More than that, our vet  told us that Lex lived in constant anxiety, and that medication was not an option. We had simply come to the end of the road. It was time to say goodbye.

I learned early in my newspapering career, that not everyone equally values the death of a loved dog.

Once I was written up by an editor after I expressed despair upon learning the death of my dog, Barkley. I didn’t think my tears were out of line, but a coworker was upset and complained because she thought I had lost a child.

In many ways I had.

In many ways I have, in losing Lexie.

As a 43-year-old, never-been-married spinster, I know Lexie was a close proxy. The reality is that I may never have children, and she, indeed, was my baby.

Sleep well, darling. Mama loves you.

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Losing focus

Lexie rests after pacing through the house all afternoon.

Lexie rests after pacing through the house all afternoon.

It’s been almost a year since Lexie recognized her own name.

Slowly, her eyes lost focus.

Then she simply forgot who I am.

Each day when we meet, it’s as if for the first time. She opens her mouth wide, and gently nibbles my hands for a clue to who I could be. Some days she will lower her head onto my lap. Other days she simply walks away, to start her endless circling path around the coffee table.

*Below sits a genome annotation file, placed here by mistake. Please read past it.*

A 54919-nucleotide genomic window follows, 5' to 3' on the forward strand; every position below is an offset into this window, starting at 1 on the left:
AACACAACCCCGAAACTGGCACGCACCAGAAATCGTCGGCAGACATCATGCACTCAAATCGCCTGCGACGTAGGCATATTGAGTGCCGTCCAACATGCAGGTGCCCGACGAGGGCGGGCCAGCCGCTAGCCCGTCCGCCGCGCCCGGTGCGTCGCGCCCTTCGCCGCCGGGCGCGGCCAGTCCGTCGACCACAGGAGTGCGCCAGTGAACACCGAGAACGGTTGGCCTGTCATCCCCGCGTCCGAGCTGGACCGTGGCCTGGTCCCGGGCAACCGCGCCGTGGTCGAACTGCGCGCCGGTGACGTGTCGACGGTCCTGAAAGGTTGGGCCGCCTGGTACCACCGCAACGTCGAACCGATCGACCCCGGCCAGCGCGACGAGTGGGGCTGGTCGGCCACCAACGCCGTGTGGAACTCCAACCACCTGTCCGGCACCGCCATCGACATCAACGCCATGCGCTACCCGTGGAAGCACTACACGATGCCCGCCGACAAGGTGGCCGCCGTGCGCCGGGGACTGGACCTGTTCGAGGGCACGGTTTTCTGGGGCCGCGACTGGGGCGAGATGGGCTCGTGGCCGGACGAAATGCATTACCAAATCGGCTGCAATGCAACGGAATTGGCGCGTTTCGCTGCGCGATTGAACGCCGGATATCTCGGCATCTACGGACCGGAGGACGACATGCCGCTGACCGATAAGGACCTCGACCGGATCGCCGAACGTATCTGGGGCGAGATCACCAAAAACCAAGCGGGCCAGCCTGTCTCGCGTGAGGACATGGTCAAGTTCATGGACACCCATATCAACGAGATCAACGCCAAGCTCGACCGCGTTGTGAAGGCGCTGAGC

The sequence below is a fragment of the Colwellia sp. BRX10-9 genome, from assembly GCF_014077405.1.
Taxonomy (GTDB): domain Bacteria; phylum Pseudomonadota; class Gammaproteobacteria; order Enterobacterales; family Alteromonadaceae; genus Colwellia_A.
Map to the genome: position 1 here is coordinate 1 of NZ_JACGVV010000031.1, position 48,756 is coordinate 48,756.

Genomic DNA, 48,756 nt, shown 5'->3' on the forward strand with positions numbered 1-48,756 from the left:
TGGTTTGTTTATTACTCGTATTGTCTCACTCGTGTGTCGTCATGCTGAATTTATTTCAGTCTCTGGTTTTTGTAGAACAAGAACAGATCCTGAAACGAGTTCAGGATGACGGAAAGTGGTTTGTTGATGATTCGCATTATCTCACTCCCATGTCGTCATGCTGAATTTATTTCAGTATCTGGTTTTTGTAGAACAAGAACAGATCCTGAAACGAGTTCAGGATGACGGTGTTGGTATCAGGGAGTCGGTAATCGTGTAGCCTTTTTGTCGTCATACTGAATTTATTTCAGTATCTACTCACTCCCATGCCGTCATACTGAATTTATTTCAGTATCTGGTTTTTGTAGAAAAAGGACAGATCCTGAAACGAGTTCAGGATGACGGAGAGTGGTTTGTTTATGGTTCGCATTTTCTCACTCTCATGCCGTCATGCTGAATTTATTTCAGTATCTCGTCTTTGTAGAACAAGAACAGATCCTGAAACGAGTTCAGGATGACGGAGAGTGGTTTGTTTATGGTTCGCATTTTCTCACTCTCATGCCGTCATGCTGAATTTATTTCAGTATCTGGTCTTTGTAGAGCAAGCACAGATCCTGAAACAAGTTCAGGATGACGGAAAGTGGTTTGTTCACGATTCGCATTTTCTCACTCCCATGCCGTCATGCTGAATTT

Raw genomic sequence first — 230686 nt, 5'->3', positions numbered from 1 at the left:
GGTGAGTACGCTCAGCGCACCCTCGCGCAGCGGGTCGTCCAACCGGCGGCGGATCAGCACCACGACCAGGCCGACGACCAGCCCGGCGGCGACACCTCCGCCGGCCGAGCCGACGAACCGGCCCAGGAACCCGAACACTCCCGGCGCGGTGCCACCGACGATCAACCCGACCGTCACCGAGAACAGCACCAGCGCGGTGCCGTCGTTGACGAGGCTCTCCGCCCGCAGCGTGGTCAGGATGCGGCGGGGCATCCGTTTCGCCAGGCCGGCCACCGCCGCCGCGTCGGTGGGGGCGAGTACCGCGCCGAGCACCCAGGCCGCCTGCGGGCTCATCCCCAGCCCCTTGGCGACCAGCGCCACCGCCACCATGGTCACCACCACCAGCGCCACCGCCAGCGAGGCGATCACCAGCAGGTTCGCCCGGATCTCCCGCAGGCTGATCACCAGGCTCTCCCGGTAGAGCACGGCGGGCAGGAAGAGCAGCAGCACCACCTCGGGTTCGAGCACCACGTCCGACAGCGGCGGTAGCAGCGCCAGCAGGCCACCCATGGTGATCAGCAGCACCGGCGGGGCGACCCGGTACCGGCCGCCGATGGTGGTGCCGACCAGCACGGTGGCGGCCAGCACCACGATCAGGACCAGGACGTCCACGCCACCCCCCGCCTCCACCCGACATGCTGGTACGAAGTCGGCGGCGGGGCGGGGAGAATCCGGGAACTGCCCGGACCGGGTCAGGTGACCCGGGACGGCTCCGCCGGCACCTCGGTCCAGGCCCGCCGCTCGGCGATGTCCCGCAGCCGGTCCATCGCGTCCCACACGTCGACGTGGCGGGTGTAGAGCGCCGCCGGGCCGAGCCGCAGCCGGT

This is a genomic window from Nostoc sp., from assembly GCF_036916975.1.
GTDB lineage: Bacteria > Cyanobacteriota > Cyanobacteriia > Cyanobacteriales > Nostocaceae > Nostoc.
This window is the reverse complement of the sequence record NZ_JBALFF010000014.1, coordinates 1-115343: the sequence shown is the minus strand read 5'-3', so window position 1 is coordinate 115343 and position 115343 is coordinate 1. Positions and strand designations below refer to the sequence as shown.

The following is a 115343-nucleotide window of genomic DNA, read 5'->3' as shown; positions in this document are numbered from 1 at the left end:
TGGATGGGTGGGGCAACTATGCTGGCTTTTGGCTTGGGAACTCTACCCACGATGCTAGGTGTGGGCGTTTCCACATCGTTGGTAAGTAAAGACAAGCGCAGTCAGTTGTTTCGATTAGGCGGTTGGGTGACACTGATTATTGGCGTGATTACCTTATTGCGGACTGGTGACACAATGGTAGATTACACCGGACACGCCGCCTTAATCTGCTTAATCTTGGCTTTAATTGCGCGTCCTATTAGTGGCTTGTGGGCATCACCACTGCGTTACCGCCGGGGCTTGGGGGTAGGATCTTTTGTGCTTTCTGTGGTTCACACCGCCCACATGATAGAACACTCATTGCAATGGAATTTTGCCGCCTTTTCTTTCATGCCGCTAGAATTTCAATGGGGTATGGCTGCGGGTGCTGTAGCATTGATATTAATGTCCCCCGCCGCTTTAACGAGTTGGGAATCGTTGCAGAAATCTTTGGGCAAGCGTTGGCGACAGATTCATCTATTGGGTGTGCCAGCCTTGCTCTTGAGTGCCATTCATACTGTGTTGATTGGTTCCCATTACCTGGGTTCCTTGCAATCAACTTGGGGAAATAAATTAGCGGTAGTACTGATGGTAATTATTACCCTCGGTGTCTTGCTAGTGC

Dementia has stolen our baby Lex. She hardly barks any more. A dog treat barely registers more than a mouthy snap.

For 15 years she has been my constant companion. So when symptoms of her dementia reared up this month —including her getting stuck behind our couch — I knew it was time to get her evaluated.

The vet was shocked at her appearance. Lex had lost 3 pounds since our last visit. Her eyes seemed distant. She was not friendly or open to meeting the vet tech.

During the physical exam, Lexie snapped at the vet. Before I could process the situation, the tech placed a muzzle on Lexie’s snout. She writhed and shed what seemed to be at least half of her coat. I put my hand on Lexie’s chest, and did my best to calm her. As her eyes rolled around the room, I could see the terror rise up.

The vet didn’t mince words. She said Lexie lives in a world of fear and anxiety. Sadly, anti-anxiety/depression medications would only lift her inhibitions, possibly leading to more dog bites. If Lex was her dog, she didn’t think it would be fair to keep her in this emotionally painful space.

The tears were falling into my lap before she passed me a tissue.

She offered to put Lexie down right then if I wished. I wondered if this was some sort of bad dream.

I told her Matt and I would have to talk, and that we’d get back to her with our decision.

My heart aches. I can’t imagine my world without my Lexie Doodle.

But I know the vet’s right. At this point in the game, it’s not a matter of if … but when.


Hide and seek

Lex takes a nap after a rough night.

Lex takes a nap after a rough night.

Some days it’s hard to believe Lexie is almost 15 years old.

Other days, I can’t deny it. She struggles.